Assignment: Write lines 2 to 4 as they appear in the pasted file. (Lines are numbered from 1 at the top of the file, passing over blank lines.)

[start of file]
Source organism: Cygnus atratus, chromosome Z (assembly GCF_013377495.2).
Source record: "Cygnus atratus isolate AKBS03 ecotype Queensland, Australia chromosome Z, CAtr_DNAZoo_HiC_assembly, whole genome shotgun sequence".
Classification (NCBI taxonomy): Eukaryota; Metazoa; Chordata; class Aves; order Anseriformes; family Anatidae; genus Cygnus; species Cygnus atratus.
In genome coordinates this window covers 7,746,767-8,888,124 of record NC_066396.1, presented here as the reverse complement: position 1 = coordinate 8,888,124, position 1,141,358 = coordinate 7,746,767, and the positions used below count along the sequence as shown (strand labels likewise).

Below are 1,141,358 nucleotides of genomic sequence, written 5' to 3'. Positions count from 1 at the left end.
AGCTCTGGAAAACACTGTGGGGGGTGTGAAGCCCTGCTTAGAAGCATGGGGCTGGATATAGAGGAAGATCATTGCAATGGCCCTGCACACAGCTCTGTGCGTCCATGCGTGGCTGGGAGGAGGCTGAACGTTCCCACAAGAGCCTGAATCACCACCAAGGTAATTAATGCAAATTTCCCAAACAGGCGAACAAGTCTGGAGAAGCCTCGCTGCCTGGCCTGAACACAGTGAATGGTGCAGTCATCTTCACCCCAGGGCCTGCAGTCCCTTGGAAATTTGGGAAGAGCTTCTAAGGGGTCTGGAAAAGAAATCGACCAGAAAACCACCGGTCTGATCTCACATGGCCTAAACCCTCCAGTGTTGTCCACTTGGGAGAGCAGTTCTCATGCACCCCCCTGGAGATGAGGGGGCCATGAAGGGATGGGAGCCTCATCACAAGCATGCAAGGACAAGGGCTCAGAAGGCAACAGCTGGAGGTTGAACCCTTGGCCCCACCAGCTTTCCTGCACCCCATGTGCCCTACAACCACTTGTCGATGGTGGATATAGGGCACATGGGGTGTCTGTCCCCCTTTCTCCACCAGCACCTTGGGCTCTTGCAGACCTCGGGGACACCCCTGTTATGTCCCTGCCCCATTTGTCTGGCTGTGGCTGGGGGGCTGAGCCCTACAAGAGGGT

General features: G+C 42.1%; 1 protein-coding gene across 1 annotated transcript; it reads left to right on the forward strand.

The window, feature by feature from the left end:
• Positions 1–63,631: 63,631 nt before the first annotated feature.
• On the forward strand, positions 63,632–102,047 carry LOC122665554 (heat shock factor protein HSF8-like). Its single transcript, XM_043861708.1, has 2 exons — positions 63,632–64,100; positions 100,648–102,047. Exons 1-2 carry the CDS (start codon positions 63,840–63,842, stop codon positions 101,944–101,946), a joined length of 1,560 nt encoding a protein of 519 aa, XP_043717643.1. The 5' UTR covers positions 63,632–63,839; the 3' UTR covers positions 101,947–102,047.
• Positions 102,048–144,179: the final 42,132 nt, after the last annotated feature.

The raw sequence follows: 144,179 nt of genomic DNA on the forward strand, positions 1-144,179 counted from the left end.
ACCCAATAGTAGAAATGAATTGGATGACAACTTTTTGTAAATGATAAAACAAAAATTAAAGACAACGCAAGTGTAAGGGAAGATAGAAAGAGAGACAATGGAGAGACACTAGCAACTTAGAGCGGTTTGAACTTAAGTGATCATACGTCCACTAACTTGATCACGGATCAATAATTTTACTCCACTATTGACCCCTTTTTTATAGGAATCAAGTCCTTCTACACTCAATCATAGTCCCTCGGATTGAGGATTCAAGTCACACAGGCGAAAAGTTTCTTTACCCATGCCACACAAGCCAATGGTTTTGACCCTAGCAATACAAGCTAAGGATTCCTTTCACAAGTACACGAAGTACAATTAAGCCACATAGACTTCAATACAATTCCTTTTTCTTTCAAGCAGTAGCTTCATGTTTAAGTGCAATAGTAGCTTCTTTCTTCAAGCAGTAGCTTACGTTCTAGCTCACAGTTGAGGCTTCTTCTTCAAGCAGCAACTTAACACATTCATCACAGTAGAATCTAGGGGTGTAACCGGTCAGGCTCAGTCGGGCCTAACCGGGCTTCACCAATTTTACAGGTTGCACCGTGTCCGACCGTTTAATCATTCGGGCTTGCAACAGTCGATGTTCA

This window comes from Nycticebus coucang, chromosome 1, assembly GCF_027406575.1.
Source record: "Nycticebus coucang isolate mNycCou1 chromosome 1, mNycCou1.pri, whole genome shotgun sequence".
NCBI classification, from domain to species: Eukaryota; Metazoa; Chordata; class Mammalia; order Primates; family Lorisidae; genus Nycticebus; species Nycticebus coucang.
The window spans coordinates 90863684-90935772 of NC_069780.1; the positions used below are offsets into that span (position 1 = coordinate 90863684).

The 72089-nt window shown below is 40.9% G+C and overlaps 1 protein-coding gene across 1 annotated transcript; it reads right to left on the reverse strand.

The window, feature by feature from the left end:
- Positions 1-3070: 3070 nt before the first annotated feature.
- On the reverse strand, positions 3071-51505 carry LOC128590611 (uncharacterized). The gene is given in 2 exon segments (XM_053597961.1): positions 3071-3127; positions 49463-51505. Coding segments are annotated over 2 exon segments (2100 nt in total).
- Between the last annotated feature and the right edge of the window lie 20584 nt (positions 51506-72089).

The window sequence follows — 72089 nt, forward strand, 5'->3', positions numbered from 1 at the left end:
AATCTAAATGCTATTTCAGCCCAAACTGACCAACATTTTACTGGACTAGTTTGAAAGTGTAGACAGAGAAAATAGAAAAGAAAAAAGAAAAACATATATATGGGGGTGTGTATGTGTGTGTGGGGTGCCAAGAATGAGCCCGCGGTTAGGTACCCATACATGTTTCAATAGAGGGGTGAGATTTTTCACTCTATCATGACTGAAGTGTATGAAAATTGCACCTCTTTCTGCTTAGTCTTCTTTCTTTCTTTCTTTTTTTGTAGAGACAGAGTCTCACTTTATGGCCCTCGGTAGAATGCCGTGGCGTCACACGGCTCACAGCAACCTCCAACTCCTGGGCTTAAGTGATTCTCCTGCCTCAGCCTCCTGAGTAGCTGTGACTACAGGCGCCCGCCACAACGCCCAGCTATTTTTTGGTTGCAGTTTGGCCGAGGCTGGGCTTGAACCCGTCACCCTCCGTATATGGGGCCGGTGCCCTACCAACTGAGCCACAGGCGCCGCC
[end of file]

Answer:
Source record: "Cygnus atratus isolate AKBS03 ecotype Queensland, Australia chromosome Z, CAtr_DNAZoo_HiC_assembly, whole genome shotgun sequence".
Classification (NCBI taxonomy): Eukaryota; Metazoa; Chordata; class Aves; order Anseriformes; family Anatidae; genus Cygnus; species Cygnus atratus.
In genome coordinates this window covers 7,746,767-8,888,124 of record NC_066396.1, presented here as the reverse complement: position 1 = coordinate 8,888,124, position 1,141,358 = coordinate 7,746,767, and the positions used below count along the sequence as shown (strand labels likewise).